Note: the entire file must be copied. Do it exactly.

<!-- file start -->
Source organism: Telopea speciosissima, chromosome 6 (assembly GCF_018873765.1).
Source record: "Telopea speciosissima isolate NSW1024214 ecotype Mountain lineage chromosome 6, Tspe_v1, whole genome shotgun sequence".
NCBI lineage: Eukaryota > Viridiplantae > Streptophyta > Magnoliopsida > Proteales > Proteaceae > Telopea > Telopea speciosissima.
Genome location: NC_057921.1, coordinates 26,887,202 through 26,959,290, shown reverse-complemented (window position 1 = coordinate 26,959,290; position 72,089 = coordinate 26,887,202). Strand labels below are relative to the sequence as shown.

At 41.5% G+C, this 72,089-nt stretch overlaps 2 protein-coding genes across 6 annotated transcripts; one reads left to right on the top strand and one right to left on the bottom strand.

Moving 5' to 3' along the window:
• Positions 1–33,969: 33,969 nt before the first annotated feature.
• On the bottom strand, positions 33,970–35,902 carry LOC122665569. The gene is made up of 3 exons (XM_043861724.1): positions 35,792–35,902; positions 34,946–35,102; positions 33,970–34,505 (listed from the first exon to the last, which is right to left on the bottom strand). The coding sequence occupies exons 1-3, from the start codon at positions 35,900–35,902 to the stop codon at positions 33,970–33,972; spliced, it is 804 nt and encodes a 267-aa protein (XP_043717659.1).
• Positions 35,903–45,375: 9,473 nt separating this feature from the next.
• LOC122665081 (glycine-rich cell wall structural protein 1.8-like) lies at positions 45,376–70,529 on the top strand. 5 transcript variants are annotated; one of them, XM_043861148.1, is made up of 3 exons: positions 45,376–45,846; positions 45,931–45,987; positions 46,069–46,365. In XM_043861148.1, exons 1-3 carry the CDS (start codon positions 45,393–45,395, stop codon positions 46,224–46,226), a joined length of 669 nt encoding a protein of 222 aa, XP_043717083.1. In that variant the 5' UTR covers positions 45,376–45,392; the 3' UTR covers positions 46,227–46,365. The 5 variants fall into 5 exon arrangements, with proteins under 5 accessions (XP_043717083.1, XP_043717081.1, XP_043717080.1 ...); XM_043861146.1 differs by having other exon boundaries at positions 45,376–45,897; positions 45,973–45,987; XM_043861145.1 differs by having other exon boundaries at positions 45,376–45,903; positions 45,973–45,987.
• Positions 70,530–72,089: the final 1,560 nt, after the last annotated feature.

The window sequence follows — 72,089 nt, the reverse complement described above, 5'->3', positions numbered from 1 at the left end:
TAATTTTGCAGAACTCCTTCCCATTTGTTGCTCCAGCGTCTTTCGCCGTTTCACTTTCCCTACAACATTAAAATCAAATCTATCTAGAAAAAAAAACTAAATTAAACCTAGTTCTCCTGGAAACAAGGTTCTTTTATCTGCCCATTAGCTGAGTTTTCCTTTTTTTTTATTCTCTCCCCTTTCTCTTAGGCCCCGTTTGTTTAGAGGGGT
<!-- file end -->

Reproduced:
Source organism: Telopea speciosissima, chromosome 6 (assembly GCF_018873765.1).
Source record: "Telopea speciosissima isolate NSW1024214 ecotype Mountain lineage chromosome 6, Tspe_v1, whole genome shotgun sequence".
NCBI lineage: Eukaryota > Viridiplantae > Streptophyta > Magnoliopsida > Proteales > Proteaceae > Telopea > Telopea speciosissima.
Genome location: NC_057921.1, coordinates 26,887,202 through 26,959,290, shown reverse-complemented (window position 1 = coordinate 26,959,290; position 72,089 = coordinate 26,887,202). Strand labels below are relative to the sequence as shown.

At 41.5% G+C, this 72,089-nt stretch overlaps 2 protein-coding genes across 6 annotated transcripts; one reads left to right on the top strand and one right to left on the bottom strand.

Moving 5' to 3' along the window:
• Positions 1–33,969: 33,969 nt before the first annotated feature.
• On the bottom strand, positions 33,970–35,902 carry LOC122665569. The gene is made up of 3 exons (XM_043861724.1): positions 35,792–35,902; positions 34,946–35,102; positions 33,970–34,505 (listed from the first exon to the last, which is right to left on the bottom strand). The coding sequence occupies exons 1-3, from the start codon at positions 35,900–35,902 to the stop codon at positions 33,970–33,972; spliced, it is 804 nt and encodes a 267-aa protein (XP_043717659.1).
• Positions 35,903–45,375: 9,473 nt separating this feature from the next.
• LOC122665081 (glycine-rich cell wall structural protein 1.8-like) lies at positions 45,376–70,529 on the top strand. 5 transcript variants are annotated; one of them, XM_043861148.1, is made up of 3 exons: positions 45,376–45,846; positions 45,931–45,987; positions 46,069–46,365. In XM_043861148.1, exons 1-3 carry the CDS (start codon positions 45,393–45,395, stop codon positions 46,224–46,226), a joined length of 669 nt encoding a protein of 222 aa, XP_043717083.1. In that variant the 5' UTR covers positions 45,376–45,392; the 3' UTR covers positions 46,227–46,365. The 5 variants fall into 5 exon arrangements, with proteins under 5 accessions (XP_043717083.1, XP_043717081.1, XP_043717080.1 ...); XM_043861146.1 differs by having other exon boundaries at positions 45,376–45,897; positions 45,973–45,987; XM_043861145.1 differs by having other exon boundaries at positions 45,376–45,903; positions 45,973–45,987.
• Positions 70,530–72,089: the final 1,560 nt, after the last annotated feature.

The window sequence follows — 72,089 nt, the reverse complement described above, 5'->3', positions numbered from 1 at the left end:
TAATTTTGCAGAACTCCTTCCCATTTGTTGCTCCAGCGTCTTTCGCCGTTTCACTTTCCCTACAACATTAAAATCAAATCTATCTAGAAAAAAAAACTAAATTAAACCTAGTTCTCCTGGAAACAAGGTTCTTTTATCTGCCCATTAGCTGAGTTTTCCTTTTTTTTTATTCTCTCCCCTTTCTCTTAGGCCCCGTTTGTTTAGAGGGGT